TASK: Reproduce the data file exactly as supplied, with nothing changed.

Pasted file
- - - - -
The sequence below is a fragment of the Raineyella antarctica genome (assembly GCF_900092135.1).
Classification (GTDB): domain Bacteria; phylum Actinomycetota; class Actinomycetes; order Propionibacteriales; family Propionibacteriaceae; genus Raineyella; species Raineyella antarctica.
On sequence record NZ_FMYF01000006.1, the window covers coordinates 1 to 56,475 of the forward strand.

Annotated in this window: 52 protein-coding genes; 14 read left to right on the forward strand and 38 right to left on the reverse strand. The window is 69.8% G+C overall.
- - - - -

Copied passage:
The sequence below is a fragment of the Raineyella antarctica genome (assembly GCF_900092135.1).
Classification (GTDB): domain Bacteria; phylum Actinomycetota; class Actinomycetes; order Propionibacteriales; family Propionibacteriaceae; genus Raineyella; species Raineyella antarctica.
On sequence record NZ_FMYF01000006.1, the window covers coordinates 1 to 56,475 of the forward strand.

Annotated in this window: 52 protein-coding genes; 14 read left to right on the forward strand and 38 right to left on the reverse strand. The window is 69.8% G+C overall.